Nerve Stimulator (ART420E)

This circuit can be used for massaging by electrical means, for stimuli in plants or animals in the biology laboratory, and in many other applications where it is necessary to produce a controlled and non-dangerous electrical stimulus to be used on people, animals or plants. The unit can be powered by batteries or power supply and the voltage peaks produced can exceed 500 volts.

High voltage pulse generators may be useful in a variety of biological applications, for example in massages.

By adjusting the intensity and frequency control so as to obtain a patient's reaction, but without reaching the pain, one can stimulate the nerves and muscles in order to obtain a treatment.

Obviously, this should only happen under professional guidance, and this application is not therefore indicated to lay people.

For a more general use, however, we have biology experiments where we can stimulate plants, insects, etc., with safely produced electric pulses. The described device produces pulses of good intensity in a range from 0 to more than 500 volts and with frequencies which can be adjusted from a few tens a seconds to thousands a second. Depending on the application we can further reduce frequency by simply changing a component.



Supply voltage: 6 V to 12 V

Current: 1 A

Maximum output voltage: 500 V (approx.)

Maximum output current: some micro-amps (limited)



The circuit basically consists of an inverter based on a CMOS oscillator and a power field effect transistor.

We then have an oscillator around the IC, where the frequency is determined by as much as C1 and the feedback resistors R1, R2 and P1.

These components form a network which allows us to change only the separation between the pulses produced which have constant duration given by R1.

This is because C1 charges through P1 and R2 and discharges through R1. The diodes in inverted positions guarantee this behavior.

The signal produced by IC, a variable frequency pulse train, is applied to the other three IC ports which work as buffers and inverters.

The waveforms of the signal at the several points of the circuit are shown in Figure 1.





The output signal of the three final ports is applied through R3 to the hatch of a power field effect transistor.

This transistor is characterized by a resistance between the drain and the extremely low source when it is saturated, which guarantees an excellent transfer of energy to the low voltage winding of the transformer used as load.

The result is that the pulse applied to the low intensity transistor gate results in a high current pulse in the transformer secondary winding.

We have the induction of high voltage pulses in the primary winding of the corresponding transformer.

As the waveform of these pulses is not sinusoidal, for which the transformer is dimensioned, we also do not have the expected voltage production. In fact, because of this faster switching, a transformer with primary winding of 220 V, for example, can present, in this circuit, peaks of more than 500 V.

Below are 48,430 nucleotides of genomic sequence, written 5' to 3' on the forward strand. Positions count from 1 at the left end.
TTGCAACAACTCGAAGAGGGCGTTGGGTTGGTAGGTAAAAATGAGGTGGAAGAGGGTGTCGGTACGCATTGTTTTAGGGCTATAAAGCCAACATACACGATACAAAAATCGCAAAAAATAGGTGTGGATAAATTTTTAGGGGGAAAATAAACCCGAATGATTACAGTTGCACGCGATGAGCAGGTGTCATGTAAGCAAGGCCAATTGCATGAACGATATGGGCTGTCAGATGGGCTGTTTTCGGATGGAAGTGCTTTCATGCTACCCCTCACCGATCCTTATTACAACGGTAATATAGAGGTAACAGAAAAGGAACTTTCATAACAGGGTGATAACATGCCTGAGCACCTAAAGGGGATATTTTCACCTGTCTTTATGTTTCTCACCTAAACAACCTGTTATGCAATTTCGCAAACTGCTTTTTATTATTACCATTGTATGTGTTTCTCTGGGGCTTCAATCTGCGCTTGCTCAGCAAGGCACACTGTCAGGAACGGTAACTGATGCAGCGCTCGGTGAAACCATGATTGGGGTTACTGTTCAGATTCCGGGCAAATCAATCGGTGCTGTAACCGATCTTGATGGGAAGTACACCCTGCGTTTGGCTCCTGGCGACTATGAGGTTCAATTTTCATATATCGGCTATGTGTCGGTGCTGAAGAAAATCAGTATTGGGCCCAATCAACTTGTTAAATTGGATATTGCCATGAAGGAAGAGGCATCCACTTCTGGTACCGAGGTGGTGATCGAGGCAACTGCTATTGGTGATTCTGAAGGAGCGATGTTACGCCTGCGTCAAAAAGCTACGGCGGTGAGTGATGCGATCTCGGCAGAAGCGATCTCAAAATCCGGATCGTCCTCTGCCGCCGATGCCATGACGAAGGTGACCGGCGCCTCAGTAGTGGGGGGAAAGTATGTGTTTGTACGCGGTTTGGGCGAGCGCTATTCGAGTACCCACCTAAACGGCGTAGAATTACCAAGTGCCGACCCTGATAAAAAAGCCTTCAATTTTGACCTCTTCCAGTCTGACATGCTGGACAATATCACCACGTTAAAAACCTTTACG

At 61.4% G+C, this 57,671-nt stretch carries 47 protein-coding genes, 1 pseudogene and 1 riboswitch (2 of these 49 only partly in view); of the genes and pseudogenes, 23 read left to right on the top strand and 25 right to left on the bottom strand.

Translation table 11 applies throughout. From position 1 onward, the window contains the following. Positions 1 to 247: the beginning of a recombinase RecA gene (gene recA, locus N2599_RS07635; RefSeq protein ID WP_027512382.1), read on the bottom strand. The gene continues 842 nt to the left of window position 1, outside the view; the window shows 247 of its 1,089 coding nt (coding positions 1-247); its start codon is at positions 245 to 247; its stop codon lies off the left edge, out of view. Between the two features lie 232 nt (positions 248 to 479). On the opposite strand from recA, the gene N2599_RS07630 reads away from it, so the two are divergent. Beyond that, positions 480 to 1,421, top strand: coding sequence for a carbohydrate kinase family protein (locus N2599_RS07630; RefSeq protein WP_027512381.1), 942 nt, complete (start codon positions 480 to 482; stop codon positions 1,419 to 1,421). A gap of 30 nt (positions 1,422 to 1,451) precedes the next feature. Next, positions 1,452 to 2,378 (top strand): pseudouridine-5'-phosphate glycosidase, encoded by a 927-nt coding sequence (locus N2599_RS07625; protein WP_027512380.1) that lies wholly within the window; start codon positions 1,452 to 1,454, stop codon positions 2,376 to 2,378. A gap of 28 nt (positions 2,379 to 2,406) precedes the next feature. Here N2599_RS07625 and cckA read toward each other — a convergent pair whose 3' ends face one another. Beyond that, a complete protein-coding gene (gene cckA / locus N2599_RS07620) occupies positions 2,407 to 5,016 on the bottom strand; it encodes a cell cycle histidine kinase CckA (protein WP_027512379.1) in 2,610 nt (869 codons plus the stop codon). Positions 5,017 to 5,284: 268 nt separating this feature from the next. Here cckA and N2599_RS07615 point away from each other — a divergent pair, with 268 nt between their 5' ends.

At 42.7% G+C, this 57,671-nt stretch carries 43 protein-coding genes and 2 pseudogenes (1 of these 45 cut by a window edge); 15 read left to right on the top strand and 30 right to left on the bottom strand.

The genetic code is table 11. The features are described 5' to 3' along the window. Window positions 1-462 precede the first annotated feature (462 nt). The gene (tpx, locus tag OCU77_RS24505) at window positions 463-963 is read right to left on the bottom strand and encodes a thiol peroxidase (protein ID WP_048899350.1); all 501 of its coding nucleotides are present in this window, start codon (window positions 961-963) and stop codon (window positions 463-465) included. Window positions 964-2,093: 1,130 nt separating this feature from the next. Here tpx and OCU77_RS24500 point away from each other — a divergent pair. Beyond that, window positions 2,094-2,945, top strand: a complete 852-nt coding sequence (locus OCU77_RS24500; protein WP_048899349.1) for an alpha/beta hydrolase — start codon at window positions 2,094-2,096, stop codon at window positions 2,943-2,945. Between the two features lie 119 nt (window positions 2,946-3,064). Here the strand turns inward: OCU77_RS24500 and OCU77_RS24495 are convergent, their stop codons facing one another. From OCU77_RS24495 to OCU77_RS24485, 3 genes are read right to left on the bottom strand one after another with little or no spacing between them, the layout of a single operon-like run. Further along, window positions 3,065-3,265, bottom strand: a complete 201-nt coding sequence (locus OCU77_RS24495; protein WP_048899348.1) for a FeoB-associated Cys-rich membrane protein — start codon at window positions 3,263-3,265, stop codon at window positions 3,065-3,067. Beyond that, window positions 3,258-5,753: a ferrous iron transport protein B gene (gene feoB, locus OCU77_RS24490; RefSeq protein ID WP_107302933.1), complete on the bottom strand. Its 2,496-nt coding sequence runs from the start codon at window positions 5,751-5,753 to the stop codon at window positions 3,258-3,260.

This high voltage works either for the output or for lighting a neon lamp.

The potentiometer P2 determines the voltage to be applied to the external element. The electrodes connected to the stimulated element depend on the application.

For a "prank" that checks the sensitivity of a person, this electrode can be made, for example, with two spent batteries with the external scraped paint, which must be held by one’s hands.



In Figure 2, we have the complete diagram of the apparatus.





We have the arrangement of the components on a printed circuit board. The power can be supplied with ordinary large batteries (4) or power supply, shown in Figure 3.




In case the power is supplied by batteries, the autonomy of the appliance will not be greater, given the high current demanded.

The integrated circuit must be placed in a DIL socket and a small heat radiator, a rectangular or U-folded metal plate must be attached to the power transistor.

The transformer T1 is of the type used in sources, with a primary of 220 V and a secondary of 6 V + 6 V and current from 500 mA to 1 A.

Other secondary voltages also allow its work, and even types of winding without derivation (single windings).

The resistors are 1/8 W with 5% or more tolerance and the electrolytic capacitors must have working voltages of 16 V or more.

The neon lamp is the common one for parallel terminals, and the potentiometers can be log as well as linear.



When the unit is powered on, the neon light should light.

Connecting a multimeter to the output (between J1 and J2) will not indicate the correct voltage due to the signal waveform as well as the low resistance of common devices.

To really test for high voltage, put P2 in the least resistance position and hold a pair of peeled wires connected to J1 and J2, as shown in Figure 4, between your fingers.





Then gradually open P2 until you feel a tingling between your fingers, which characterizes the presence of high tension.

Also act on P1 to see how this tingling sensation changes.


Caution: Although current shocks have a current limitation, use should be made with extreme care, especially in people who have organic disorders which may be affected, never use the device so that the current can pass through your heart.


After proven the operation, definitely install the device in a box and use it sparingly and preferably on non-humans and always with expert guidance.


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